Thursday, October 9, 2014


Maybe it is because I couldn't see half right in my early years, but I am pretty comfortable with abstract images. I am not really sure how other people feel about them. I know my wife doesn't like them, but I just figure she has strange tastes. It could be the other way around though.

I do not often intentionally look for abstracts; many times it is a product of my attention wandering as I wait for something else to happen. I discovered a way of abstracting an image which works particularly well on images where there are a lot of subjects at a variety of distances from the camera. In other words, this technique wouldn't work very well for subjects on water or in the sky or open fields, that sort of thing. But, it does work well in shots of woods (and might also work on something like a crowd shot). The idea is to focus on something at the largest aperture of the lens so that the focus plane is very narrow and then, without changing focus (I will usually focus manually with this technique), search for something to frame in front of you that looks interesting - even if nothing is truly in focus. That is how I shot this image of woods which I consider to be one of my best abstracts. Notice that there is no blur due to motion in this image.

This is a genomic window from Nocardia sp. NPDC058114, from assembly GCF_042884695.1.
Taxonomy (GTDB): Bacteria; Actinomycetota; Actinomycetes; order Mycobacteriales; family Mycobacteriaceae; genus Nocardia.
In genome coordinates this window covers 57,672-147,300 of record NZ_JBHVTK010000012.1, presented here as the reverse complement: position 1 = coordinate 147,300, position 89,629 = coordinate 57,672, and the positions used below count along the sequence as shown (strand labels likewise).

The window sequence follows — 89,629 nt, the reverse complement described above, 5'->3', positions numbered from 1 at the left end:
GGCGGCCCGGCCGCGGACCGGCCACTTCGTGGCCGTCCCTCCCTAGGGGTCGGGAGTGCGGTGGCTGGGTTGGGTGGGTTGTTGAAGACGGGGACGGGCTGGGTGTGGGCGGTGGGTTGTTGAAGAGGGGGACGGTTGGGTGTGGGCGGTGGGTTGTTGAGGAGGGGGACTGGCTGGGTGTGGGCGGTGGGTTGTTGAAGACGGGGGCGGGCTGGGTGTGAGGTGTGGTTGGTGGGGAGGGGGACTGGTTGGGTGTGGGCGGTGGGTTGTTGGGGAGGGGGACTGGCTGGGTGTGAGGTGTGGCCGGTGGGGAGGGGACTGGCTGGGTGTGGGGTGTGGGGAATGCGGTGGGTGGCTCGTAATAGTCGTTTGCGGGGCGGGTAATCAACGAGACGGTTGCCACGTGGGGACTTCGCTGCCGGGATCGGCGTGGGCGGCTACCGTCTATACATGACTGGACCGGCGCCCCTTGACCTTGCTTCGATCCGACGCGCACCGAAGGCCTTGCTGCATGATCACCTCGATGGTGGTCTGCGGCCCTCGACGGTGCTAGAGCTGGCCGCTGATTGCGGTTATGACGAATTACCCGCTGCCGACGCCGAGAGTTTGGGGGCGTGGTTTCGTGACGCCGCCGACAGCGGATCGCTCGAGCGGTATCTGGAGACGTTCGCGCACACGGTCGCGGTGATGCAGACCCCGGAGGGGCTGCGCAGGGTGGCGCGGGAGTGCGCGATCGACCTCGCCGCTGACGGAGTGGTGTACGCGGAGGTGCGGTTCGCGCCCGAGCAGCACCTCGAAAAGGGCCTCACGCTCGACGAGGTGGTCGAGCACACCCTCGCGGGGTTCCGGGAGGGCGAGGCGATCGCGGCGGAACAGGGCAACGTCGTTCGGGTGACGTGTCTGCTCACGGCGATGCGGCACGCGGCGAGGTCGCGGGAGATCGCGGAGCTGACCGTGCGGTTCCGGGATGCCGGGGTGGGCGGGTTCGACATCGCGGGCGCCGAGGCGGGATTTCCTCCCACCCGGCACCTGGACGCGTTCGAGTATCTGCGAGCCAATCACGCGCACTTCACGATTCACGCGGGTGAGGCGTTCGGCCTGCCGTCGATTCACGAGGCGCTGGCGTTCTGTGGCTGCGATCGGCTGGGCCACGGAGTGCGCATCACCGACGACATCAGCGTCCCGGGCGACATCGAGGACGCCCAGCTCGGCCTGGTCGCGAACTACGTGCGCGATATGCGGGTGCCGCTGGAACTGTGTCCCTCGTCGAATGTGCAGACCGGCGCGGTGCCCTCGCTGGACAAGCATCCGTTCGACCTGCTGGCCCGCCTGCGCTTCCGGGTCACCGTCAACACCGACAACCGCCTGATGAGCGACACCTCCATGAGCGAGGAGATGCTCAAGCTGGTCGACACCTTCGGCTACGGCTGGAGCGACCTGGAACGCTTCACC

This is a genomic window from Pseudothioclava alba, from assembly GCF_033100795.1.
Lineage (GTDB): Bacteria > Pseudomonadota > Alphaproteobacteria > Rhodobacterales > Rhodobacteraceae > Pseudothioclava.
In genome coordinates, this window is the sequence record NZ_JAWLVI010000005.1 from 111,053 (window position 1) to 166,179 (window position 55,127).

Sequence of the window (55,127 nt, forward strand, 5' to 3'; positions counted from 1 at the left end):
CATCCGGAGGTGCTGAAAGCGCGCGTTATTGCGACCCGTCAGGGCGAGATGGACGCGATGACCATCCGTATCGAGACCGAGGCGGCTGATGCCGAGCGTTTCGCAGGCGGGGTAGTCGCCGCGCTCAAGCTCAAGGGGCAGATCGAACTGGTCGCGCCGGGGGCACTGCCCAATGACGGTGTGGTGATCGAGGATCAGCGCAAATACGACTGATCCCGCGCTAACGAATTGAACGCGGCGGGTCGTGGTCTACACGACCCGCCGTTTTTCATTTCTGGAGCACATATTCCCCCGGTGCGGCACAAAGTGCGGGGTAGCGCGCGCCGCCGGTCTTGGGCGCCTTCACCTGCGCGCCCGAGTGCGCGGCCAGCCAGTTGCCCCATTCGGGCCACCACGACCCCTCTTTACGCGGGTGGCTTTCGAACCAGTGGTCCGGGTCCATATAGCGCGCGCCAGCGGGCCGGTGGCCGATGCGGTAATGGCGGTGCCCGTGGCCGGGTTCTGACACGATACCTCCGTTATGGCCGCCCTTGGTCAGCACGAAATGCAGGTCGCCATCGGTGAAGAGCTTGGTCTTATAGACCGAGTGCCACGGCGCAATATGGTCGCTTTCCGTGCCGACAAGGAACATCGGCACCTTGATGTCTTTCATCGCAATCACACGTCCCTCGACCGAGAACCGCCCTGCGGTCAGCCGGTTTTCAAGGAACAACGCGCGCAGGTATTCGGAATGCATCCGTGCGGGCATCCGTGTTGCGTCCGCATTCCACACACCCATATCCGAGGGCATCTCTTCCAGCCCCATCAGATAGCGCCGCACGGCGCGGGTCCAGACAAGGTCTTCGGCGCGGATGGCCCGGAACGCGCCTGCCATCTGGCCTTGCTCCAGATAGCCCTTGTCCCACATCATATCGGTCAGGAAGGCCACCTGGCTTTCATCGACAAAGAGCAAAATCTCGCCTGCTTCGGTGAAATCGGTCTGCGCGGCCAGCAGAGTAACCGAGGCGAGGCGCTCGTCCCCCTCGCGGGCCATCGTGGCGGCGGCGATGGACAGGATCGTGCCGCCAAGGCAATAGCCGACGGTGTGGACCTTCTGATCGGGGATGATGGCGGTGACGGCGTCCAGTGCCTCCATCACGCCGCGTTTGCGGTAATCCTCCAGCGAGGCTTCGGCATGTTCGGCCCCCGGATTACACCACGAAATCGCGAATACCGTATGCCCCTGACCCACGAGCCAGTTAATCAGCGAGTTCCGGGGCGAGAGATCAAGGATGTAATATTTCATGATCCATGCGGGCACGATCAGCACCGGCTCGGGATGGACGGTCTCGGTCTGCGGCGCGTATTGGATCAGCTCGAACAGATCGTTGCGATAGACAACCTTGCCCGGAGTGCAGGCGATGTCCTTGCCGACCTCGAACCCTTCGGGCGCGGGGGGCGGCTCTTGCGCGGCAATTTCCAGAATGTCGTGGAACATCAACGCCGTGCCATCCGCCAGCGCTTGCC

With the right forms, simply tilting the camera can produce an abstract image. 

It does not work to simply de-focus the lens. Subject, distance and background all play a role in whether the image will be successful.

I'm not sure if I like this one or not. It was taken in a fern bed after the ferns themselves had died back, leaving the spore producing fronds.

Clouds are a good subject for abstract images. Some clouds are better than others. 

Using a macro camera lens can easily abstract an image. This image of peony petals was easy to produce although it would have probably been better if I had noticed and removed the spider web.

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